Making the cut

And the turkeys that don't


Meet Miss Turkey.

She's a bronze turkey and a resident of the 1,000-acre Hume farm on U.S. Highway 40, a few miles east of town. She weighs about 10 pounds and is 6 months old.

She's alive today, which, considering that millions like her aren't, makes her an especially lucky turkey. There's a simple reason why she made the cut, escaped the chopping block, so to speak, won the turkey lottery, if you will.

She's nice.

"She's the family pet, so she can't get butchered," owner Roberta Hume said. "She's nice so she gets the pardon."

Roberta and Jim Humes, who have been married for 35 years and have lived in Craig most of their lives, have butchered turkeys on previous Thanksgivings. It falls in line with the couple's emphasis of growing what food they can, and besides, "That's what you get (turkeys) for."

According to the National Turkey Federation, about 95 percent of U.S. residents report eating turkey on Thanks--giving.

Between Thanksgiving and Christmas, about 70 million turkeys will be butchered, cooked and stuffed into the stomachs of hungry families.

The turkey carnage isn't confined to the U.S. According to the British Turkey Information Service (yes, it really exists), the Redcoats are also down with turkey.

The good people at turkey information found that 87 percent of Brits agree with the statement, "Christmas wouldn't be Christmas without a traditional turkey roast."

More bad news for the birds, but not as bad as what follows.

The process of butchering varies, but it generally goes something like this:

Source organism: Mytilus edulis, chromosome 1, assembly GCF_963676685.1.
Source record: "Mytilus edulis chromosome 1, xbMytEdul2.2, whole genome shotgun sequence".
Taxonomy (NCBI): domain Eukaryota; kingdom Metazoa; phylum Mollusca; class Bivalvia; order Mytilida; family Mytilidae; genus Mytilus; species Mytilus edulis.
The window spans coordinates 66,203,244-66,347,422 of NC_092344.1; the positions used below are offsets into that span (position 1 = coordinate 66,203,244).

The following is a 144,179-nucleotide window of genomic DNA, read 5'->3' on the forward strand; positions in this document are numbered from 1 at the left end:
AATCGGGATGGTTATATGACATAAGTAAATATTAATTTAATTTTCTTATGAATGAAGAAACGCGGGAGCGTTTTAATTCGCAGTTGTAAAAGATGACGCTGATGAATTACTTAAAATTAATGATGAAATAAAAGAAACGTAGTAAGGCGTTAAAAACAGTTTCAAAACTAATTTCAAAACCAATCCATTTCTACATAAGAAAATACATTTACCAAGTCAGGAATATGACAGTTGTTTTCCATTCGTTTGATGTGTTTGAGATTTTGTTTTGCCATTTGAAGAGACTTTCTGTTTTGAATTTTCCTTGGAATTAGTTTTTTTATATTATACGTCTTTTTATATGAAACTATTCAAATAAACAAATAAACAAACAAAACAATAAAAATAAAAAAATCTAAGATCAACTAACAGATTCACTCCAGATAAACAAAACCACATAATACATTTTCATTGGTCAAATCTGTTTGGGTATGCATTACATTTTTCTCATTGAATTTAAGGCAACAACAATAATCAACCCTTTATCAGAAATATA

Said bird is picked out and relieved of its head. Another method is slitting the throat.

The Humes said it's best to use a "tom," or a male turkey. They can be surly old codgers, and aren't above actions like one former "tom" at the Hume family farm -- chasing people down like some mad lunatic with the intent of pecking them.

In other words, "tom" turkeys got it coming.

"They get mean, so it's OK to butcher them," Roberta said. "Only the tom turkeys. This one (Miss Turkey) is too nice."

With the condemned bird primed for the pot, it is then tossed into a tub of water and its feathers are plucked.

What follows is a removal of legs, gizzard and other housekeeping steps to prepare the turkey for cooking.

Miss Turkey is one of the numerous animals roaming around the Hume farm. With a hodgepodge of animals that would make Old McDonald envious, the family isn't sure exactly how many animals they have.

There are cattle, sheep, turkeys, chickens, pigs, dogs, a cat, ducks and a peacock. Maybe more.

"Every time I'd start adding it up," Roberta said, "I'd think of something else."

"All of the animals have their own little personalities," Jim said. "You know the ones you like and the ones you don't."

They also raise wheat and, in their spare time, grandkids, who enjoy visiting the farm. Brayden, 6, and Bryce, 8, were visiting Wednesday.

Bryce and Roberta talked about the fate of Miss Turkey a day before.

"We talked about it last night, and said this one is the lucky one," Roberta said, nodding to an unknowing Miss Turkey a few feet away.

The fate of Miss Turkey is sealed.

Roberta said she'll most likely be sent to a nearby petting zoo in coming months, her pardon an indefinite reprieve.

"It's all in the personality, I guess," she said.

Joshua Roberts can be reached at 824-7031, ext. 210, or

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